Cyril Ramaphosa. Picture: SOWETAN
Cyril Ramaphosa. Picture: SOWETAN

Cyril Ramaphosa's former campaign managers say it is "bizarre" that the president's CR17 campaign is being investigated for money laundering.

This follows a report by the Sunday Times that public protector Busisiwe Mkhwebane was investigating Ramaphosa for alleged money laundering in donations to his ANC presidential campaign. This was after she reportedly scrutinised three bank accounts linked to the president as part of her investigation.

Mkhwebane is investigating whether Ramaphosa deliberately misled parliament about a R500,000 donation for his ANC election campaign from Bosasa CEO Gavin Watson. The probe arose from a complaint lodged by DA leader Mmusi Maimane.

The public protector's preliminary report was leaked to the media two weeks ago and suggested that she intended making a finding of money laundering against Ramaphosa, the Sunday Times reported.

According to the Sunday Independent, Mkhwebane intended finding Ramaphosa guilty of "inadvertently misleading" parliament and failing to declare the donation from Watson.

Former CR17 campaign manager Bejani Chauke on Sunday said the campaign was funded by a broad range of individuals who "supported the objective" of the campaign.

He said the funds were paid into accounts established for this purpose and were used to cover the costs of the campaign, such as stipends, travel, communications and promotional material, meeting venues and accommodation.

"In the process, all legal and regulatory requirements were met," Chauke said. "There is no basis whatsoever for even a suspicion of money laundering."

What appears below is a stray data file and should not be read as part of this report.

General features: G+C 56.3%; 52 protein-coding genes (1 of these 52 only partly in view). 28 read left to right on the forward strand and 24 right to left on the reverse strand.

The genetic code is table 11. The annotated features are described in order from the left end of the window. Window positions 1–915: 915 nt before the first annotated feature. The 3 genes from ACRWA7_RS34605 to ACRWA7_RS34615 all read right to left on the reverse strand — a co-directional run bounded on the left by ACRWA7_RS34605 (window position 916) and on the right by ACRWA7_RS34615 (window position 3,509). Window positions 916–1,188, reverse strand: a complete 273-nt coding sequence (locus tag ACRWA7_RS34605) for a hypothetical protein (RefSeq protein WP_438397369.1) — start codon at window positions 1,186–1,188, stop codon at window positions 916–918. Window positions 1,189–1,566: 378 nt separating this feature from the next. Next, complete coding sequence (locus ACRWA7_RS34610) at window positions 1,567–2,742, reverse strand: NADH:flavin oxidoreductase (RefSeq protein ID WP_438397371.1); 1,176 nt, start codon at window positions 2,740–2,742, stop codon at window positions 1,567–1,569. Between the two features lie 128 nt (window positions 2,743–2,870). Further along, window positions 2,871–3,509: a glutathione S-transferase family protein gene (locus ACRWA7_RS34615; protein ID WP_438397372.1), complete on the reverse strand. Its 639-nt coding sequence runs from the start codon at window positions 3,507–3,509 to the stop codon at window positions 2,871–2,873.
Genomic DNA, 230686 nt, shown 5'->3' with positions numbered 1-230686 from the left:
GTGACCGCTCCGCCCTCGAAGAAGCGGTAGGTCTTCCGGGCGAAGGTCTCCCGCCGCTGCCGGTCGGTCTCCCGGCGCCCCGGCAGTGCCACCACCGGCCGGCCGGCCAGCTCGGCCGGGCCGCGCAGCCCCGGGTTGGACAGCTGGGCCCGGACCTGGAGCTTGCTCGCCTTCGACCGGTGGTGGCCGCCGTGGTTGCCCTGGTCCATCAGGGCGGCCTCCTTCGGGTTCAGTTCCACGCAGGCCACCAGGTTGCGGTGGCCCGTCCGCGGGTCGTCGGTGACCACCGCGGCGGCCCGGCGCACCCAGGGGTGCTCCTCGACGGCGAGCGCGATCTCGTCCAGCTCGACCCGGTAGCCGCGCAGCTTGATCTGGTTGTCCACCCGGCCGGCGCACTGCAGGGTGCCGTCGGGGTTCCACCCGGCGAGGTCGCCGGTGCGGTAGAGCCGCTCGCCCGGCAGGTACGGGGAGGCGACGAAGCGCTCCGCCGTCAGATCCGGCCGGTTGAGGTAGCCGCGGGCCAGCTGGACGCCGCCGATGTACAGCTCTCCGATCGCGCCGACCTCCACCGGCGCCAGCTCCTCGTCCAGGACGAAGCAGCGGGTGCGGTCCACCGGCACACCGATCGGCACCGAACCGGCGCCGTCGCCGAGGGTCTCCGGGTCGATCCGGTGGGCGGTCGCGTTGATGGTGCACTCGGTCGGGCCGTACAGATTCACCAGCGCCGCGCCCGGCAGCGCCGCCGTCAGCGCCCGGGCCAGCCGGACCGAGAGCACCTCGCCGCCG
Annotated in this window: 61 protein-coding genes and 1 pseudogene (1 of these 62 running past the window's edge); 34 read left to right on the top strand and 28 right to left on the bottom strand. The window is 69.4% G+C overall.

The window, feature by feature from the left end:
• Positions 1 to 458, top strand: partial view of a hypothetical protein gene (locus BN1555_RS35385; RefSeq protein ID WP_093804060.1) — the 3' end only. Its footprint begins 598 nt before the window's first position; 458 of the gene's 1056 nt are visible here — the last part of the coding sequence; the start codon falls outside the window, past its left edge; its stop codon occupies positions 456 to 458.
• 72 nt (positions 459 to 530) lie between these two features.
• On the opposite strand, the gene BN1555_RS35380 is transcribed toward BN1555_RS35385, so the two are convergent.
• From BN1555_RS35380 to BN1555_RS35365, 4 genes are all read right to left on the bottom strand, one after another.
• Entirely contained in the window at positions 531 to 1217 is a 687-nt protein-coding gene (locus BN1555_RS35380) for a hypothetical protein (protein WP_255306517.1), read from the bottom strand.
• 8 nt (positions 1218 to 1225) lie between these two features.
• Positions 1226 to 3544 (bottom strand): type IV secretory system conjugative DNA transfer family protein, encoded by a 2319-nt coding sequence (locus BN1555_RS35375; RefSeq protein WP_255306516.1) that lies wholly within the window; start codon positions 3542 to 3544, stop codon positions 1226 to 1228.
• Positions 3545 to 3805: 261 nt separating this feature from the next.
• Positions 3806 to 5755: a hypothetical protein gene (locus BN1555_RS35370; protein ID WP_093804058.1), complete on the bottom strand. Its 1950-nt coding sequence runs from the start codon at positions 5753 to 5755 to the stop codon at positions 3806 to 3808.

He said the former CR17 campaign managers had been assisting Mkhwebane in her investigation and had been available to explain the nature of the campaign’s operations and funding.

"It is significant that in addition to the entirely baseless claims of money laundering, the amounts referred to in media reports are wholly inaccurate," Chauke said.

"We are concerned that claims of this nature are being drip fed into the public space with the clear intention to damage the reputation of the president and to create uncertainty."

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Ramaphosa was expected to respond to a Section 7(9) notice sent by Mkhwebane. However, the presidency reportedly confirmed that he was given an extension and would be filing his response in the next few days.

The Sunday Times reported that it understood that the reason Ramaphosa's office asked for an extension was because Mkhwebane appeared to have extended the scope of her investigation beyond the original complaint.

The newspaper revealed that Mkhwebane's money-laundering finding not only related to the R500,000 but to other transactions in three bank accounts linked to the president.